Towers Literary and Arts Magazine in danger of shutting down


Potbelly Sandwich Works will hold a fundraiser for Towers Creative and Literary Arts Magazine Wednesday starting at 5pm.

By Jerene-Elise Nall

Towers Literary and Arts Magazine has published the work of NIU’s creative student minds since 1939; that’s over 70 years of history.

For the first time in the history of Towers, the arts and literary magazine is in danger of being shut down due to lack of funding.

Recent budget cuts by the Student Association, combined with ill-focused fundraising and budgeting plans on the part of the magazine in past years, threaten to tear the pages from the time-honored bindings of the literary magazine, said Cat Yimet, Co-Editor in Chief and senior English major.

The SA states on its website the student-run organization supports a variety of campus groups and activities, and funding is allocated through the organization to various groups on campus.

Because funds must be distributed to such a large variety of campus groups and organizations, budget cuts are sometimes necessary.

“It’s been the elephant in the room,” said Evan Syverson, junior English major and Co-Editor in Chief of Towers. “It really looms over everything.”

Yimet, who has worked with Towers for five years, recalled a time in which Towers had a much larger budget.

“My first two years here [2008-10], we had approximately $6,000 to print and launch the magazine,” Yimet said.

Currently, however, the budget for the arts and literary publication sits at $3,000 – half of what it used to be.

“It’s pretty much affected everything we’ve done,” Yimet said.

One of the first aspects of the magazine that the budget cuts hit was the physical quality of the magazine itself.

Syverson said this is an aspect Towers refuses to sacrifice.

“Our main goal is to try to maintain the quality of last year’s edition with less money,” he said. “We want it to look as professional as possible. The arts are something that can be difficult to take seriously if they’re not done professionally.”

Besides the magazine as a product, the budget cuts affect the inner workings of the publication.

“It affects the way we work with our submitters because we are obligated to have a $100 ‘Editor’s Choice’ award for each genre,” Yimet said. “We need $500 for that since we have five genres. We should be able to cover that through a few different fundraising outlets, but we still need to pay for the launch party and for the actual magazine to be printed.”

The possibility of the magazine’s budget running dry before the pressing of Towers’ 2012 edition continues to loom over the heads of the Towers publication crew.

“It has been the number one stress of the entire organization all year long,” Yimet said. “Worrying about whether or not we can even print is the main issue. The entire existence of our organization here at NIU is based around if we print. If we can’t print, then what have we been doing for a whole year?”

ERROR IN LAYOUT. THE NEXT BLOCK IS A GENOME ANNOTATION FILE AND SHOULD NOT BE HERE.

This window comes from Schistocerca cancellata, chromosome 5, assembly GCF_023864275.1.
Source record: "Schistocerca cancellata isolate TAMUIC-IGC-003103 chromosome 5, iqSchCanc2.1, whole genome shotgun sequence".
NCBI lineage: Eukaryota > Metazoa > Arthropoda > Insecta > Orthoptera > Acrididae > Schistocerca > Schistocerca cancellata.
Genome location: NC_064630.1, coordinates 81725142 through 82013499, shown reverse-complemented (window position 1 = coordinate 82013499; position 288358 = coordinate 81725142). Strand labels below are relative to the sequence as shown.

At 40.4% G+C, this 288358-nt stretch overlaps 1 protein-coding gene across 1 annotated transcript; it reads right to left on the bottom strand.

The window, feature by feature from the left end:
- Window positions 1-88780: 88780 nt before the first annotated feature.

Partly because of the budget cuts, fundraising has become an increasingly important piece of the Towers puzzle.

“We didn’t do a lot of fundraising [last year],” Yimet said. “The 2010 magazine looked amazing, but it cost almost our entire budget. The editor in chief that year decided we were going to maximize the amount of money we had and use it to make the magazine really awesome. We had linen paper, really high quality photo paper and a really distinct layout…I’m assuming that before that, we had extra money at the end of the year, so that the SA got money back, and they could reassign that to us. Normally, it only takes about $4,000 to print, so we’d have an extra $2,000 to work with,” Yimet said.

Carl Nadig, junior English major and Towers publicity and fundraising chair, said the magazine focused much more intensely on its fundraising effort this year, which has included a bake sale in Reavis Hall as well as an open mic event at 5 p.m. Wednesday at Potbelly Sandwich Shop, 1013 W. Lincoln Highway.

Nadig said the open mic night event is both to raise funds for Towers and for the NIU community to showcase the fruits of its creative efforts.

“If you want to showcase or come play…if you want to showcase your art, that’s really cool,” he said. “Just bring your stuff. If you have any music or poetry that didn’t get published in Towers, that’s more than welcome.”

Twenty-five percent of the proceeds from every purchase during the event goes to Towers.

“If you don’t have a lot of money, just come in and by a cookie, a drink, anything,” Nadig said. “Just come hang out and talk.”

The support of the NIU community is priceless to the staff and students who make Towers a possibility, Yimet said.

“I highly encourage staff and students to show up and show their support,” Yimet said. “If they don’t support this magazine, we may not be able to publish down the line.”